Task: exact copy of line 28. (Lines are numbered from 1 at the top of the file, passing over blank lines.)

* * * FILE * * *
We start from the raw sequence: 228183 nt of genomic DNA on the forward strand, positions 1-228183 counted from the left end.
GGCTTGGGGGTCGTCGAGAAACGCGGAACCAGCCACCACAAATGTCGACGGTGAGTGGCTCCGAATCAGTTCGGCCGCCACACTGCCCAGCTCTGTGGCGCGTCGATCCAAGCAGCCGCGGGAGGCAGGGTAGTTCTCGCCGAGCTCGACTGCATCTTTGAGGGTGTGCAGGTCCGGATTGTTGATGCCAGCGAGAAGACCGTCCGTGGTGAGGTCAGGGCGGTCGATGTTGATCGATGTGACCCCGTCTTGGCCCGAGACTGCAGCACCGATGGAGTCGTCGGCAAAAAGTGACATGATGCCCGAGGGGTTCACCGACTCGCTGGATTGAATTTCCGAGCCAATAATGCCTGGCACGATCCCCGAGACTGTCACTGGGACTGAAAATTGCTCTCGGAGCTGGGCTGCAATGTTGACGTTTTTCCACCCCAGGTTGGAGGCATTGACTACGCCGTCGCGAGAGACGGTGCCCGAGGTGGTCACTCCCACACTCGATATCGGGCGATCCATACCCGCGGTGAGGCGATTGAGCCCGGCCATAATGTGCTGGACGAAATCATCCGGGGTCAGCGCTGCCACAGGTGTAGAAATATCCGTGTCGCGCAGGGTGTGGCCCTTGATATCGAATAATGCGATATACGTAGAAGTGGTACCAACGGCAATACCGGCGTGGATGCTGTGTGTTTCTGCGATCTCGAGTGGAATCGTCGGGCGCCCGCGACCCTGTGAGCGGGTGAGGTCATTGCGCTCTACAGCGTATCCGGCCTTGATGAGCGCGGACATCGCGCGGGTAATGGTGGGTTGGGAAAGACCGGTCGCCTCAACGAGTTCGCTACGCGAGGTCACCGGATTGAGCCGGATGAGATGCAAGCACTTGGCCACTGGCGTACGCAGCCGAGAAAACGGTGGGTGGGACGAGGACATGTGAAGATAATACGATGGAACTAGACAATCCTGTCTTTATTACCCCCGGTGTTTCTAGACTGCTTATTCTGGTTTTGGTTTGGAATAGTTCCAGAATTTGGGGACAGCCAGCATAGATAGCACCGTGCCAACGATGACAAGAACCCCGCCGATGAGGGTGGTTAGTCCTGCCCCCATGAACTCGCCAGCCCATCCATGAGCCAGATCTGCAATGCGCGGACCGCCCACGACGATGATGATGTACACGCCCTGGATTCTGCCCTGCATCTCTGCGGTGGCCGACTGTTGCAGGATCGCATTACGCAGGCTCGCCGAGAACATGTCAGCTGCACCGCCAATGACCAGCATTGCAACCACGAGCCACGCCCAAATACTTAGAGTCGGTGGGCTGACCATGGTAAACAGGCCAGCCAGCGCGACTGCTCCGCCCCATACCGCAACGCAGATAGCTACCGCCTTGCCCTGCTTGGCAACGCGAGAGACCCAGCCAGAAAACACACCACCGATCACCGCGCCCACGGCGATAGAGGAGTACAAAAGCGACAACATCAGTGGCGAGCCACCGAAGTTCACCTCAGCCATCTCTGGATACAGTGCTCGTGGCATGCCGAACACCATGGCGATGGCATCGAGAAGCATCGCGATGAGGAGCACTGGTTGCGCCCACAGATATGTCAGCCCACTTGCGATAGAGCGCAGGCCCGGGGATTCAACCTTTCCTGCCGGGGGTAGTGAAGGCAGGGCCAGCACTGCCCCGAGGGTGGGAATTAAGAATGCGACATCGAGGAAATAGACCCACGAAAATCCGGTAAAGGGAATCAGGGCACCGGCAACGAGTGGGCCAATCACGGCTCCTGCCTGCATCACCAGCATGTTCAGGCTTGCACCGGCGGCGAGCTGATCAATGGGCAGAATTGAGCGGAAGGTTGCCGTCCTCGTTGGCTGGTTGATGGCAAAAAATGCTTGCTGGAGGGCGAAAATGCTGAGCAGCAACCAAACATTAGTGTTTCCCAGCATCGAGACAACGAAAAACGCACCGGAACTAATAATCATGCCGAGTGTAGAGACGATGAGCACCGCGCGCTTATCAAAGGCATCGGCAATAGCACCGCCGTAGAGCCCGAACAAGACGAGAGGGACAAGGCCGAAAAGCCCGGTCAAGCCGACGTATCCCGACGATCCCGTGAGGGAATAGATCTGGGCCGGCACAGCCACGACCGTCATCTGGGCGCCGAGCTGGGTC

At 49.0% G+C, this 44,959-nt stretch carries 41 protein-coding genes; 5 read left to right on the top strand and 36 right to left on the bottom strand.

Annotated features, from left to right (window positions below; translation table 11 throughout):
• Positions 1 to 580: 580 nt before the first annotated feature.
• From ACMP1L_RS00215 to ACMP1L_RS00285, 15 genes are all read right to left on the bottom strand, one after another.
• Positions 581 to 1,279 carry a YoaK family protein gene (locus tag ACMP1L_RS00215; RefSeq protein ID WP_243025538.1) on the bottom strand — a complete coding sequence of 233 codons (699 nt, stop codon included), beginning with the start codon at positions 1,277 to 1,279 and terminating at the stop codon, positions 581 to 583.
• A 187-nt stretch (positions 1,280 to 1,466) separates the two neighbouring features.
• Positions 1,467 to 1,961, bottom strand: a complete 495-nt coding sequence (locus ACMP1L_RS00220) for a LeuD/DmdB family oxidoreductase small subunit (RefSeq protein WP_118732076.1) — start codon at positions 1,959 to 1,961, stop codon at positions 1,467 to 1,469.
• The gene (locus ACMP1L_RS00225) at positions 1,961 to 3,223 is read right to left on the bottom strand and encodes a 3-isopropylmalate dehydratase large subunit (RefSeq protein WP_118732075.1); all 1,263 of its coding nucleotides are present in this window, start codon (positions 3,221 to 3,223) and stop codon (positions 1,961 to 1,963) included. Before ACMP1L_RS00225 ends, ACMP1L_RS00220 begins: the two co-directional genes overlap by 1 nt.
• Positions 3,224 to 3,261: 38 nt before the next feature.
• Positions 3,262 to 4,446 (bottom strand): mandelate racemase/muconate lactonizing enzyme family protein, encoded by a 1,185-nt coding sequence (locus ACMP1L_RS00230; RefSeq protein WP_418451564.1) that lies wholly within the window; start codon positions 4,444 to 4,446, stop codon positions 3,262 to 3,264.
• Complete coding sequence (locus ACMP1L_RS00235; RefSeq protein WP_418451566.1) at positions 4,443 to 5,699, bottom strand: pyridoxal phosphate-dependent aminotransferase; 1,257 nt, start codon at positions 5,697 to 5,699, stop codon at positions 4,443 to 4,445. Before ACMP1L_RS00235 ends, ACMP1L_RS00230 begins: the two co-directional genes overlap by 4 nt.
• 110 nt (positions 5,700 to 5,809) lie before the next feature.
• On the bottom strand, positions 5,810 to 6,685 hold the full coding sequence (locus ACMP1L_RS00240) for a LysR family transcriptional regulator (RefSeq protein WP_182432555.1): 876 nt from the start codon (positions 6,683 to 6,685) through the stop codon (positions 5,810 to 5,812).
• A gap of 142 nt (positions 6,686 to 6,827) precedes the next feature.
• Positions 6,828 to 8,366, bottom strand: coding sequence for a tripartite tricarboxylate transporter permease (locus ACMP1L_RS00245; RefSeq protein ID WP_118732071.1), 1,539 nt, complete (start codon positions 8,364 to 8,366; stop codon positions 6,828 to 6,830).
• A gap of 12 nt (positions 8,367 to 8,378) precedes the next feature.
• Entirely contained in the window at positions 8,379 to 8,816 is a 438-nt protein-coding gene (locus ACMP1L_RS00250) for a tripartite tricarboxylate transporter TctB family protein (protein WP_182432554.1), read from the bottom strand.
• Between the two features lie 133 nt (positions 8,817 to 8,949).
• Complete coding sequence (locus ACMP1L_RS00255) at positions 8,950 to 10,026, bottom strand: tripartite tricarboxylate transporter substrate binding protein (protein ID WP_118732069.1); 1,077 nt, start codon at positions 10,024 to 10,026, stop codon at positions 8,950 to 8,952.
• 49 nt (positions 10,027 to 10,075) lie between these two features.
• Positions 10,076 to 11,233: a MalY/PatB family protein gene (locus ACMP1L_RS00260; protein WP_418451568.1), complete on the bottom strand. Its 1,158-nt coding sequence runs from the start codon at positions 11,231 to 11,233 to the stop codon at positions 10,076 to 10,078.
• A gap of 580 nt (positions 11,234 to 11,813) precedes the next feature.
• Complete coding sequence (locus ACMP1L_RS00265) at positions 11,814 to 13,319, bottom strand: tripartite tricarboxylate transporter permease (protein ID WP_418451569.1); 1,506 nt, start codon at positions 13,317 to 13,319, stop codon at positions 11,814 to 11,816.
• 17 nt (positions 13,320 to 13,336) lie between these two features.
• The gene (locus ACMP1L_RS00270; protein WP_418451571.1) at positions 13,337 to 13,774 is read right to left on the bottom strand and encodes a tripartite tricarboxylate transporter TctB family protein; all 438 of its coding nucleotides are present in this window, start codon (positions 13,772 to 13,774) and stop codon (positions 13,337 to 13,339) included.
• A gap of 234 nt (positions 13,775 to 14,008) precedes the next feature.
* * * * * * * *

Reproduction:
• A gap of 234 nt (positions 13,775 to 14,008) precedes the next feature.